“And?” he said.
She dug her hand into the stones and clutched a fistful. “Ransom my team.”
The people huddled around the SUV cheered. Nakamura let the stones—cubic zirconia, playtime diamonds—cascade back into the box.
Reiniger pulled her to her feet. “You okay?”
She wobbled, but smiled. “You owe me a raise.”
A medic jogged up. “Let’s take a look at that arm.”
Her colleagues thronged her. Autumn grinned and applauded. The woman was tough
From the roof of the Mercedes SUV, a cameraman panned the scene, catching their glee.
And … cut.
Cue the music from
Chariots of Fire
. Autumn strolled toward her dad, hands in the back pockets of her jeans.
The game runner got to Reiniger first. “We’ll edit the video and burn copies for everybody.”
Reiniger nodded. “We’ll stream it at our board meeting.”
The game runner, a black guy with the hard fitness of a running back, poured antiseptic on a gauze pad and handed it to Reiniger. “Clean up.”
Cleaning up was what Edge Adventures did. Absolutely. Reiniger pushed up the sleeve of his sweatshirt. Scrapes covered his elbow. This kidnap scenario looked to Autumn like it had been rowdier than most.
She took the gauze pad from him and dabbed at the scrapes. “Messy.”
“Realistic,” he said. “The screaming’s all part of the game.”
Only at team-building weekends run for Reiniger Capital.
“It’s how I find out what my people are made of,” he said.
Autumn had heard it from her dad before: Running a hedge fund could be risky and stressful, but Edge Adventures helped people find what was really inside. Toughness. Spirit. His staff now clustered around a cooler, beer bottles in hand, exhausted and proud. Two of them grabbed the lockbox and poured the fake diamonds over Nakamura’s head, as if dumping a bucket of ice on the winning coach at a football game.
Edge Adventures didn’t simply sell excitement. They showed clients the light.
Edge created urban reality games, role-playing scenarios that took clients into an imagined demimonde of crime and rescue. They threw people in the soup.
Edge offered kidnappings, manhunts by bounty hunters, and even a night locked in a morgue—all in all, the chance to face your demons and to act out fantasies of crime and danger. Today, Edge had grabbed Peter Reiniger’s team off a street in downtown San Francisco for a simulated heist scenario.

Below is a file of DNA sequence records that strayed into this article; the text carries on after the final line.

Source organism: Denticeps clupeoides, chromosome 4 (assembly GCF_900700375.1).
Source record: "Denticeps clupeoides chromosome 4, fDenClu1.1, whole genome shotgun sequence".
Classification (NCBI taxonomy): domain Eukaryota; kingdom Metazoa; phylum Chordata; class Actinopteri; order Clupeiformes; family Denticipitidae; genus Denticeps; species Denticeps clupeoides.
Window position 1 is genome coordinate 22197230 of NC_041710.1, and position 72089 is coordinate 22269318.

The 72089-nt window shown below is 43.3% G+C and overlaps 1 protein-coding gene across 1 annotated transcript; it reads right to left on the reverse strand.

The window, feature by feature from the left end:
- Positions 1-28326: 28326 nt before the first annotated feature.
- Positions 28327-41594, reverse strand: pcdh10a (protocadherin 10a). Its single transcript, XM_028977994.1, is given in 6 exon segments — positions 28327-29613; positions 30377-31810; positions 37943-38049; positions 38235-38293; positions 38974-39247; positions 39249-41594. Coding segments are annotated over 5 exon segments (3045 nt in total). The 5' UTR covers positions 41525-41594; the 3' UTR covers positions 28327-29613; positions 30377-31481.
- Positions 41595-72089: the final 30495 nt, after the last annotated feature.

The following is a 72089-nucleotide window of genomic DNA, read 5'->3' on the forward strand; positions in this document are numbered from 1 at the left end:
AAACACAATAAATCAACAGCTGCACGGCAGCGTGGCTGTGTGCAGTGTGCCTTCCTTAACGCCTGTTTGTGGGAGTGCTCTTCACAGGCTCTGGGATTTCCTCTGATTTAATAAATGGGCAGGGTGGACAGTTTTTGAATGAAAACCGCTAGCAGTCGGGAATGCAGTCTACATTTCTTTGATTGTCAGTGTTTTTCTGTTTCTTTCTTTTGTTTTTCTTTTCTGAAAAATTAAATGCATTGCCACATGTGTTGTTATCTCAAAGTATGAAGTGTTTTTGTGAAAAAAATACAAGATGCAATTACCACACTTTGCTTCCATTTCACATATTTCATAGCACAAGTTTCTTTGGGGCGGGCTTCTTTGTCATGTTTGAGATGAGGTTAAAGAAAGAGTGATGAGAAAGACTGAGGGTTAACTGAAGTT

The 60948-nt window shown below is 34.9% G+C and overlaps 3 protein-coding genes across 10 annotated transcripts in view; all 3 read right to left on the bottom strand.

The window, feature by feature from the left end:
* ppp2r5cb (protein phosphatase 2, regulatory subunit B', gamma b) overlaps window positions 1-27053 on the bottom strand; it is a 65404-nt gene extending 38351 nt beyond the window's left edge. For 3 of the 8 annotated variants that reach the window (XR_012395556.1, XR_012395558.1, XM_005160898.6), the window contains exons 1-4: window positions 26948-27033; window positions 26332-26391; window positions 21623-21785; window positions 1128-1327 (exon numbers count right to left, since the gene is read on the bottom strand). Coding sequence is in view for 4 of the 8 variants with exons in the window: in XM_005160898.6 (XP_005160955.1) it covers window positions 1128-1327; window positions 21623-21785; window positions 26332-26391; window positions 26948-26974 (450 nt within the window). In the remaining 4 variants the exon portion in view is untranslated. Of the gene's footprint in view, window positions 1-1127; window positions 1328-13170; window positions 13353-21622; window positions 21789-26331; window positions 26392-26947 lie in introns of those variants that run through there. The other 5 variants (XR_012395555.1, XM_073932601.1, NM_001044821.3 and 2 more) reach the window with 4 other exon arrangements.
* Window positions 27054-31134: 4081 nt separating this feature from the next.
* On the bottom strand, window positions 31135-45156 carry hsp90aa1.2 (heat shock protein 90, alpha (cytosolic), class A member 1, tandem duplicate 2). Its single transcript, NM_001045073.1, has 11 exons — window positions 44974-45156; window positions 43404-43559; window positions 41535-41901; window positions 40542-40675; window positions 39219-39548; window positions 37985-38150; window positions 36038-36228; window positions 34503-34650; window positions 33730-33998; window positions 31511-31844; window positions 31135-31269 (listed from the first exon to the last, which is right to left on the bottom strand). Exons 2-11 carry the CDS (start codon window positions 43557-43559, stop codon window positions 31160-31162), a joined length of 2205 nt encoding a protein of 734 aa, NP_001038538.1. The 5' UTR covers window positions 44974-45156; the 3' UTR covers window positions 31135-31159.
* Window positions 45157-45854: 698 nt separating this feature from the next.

Coates, the game runner, checked Reiniger’s elbow. “It’s fine.”
“Don’t worry, I’m not going to ask for a discount,” he said.
Autumn saw a quick jab of anxiety on Coates’s face, and thought:
And he’s not going to sue you.
“We’re cool,” Reiniger said. “This was what my daughter here calls sick fun.”
Autumn rolled her eyes.
Coates slapped Reiniger on the back. “As always, we’re happy to have your business.”
“However, I do want to speak to you about our run-in with the police. See me inside in five minutes.”
Frowning, Coates went to help the Edge staff load their gear into the SUV—ropes, emergency flares, and replica firearms that looked mean as all get-out.
Reiniger turned to Autumn. “You’re half an hour late.”
“My car isn’t working right. There’s a light on the dashboard.”
“The one that tells you it’s time to buy a new car.”
“You mean ‘Service’?”
Laughing, she stretched and kissed his cheek. “Joking, Dad.”
“Sure you are.”
Autumn was a month shy of turning twenty-one. She bounced on her toes, knowing he would get the message.
Big birthday. Better think big gifts.
She nodded at the scene on the driveway. “You wanted me to watch the grand finale
“To see how things work.”
“Work? You’re playing
Name That Phobia.
” She raised an eyebrow. “Don’t deny it.”
“But you wanted me to sit on the sidelines. And what, cheer?” She crossed her arms. “Put Band-Aids on their boo-boos?”
He crooked his index finger and beckoned her to follow him. Inside, the house was gauzy with sunshine. The view through the living room to the terrace showed windswept Monterey pines and the blue waters of the bay.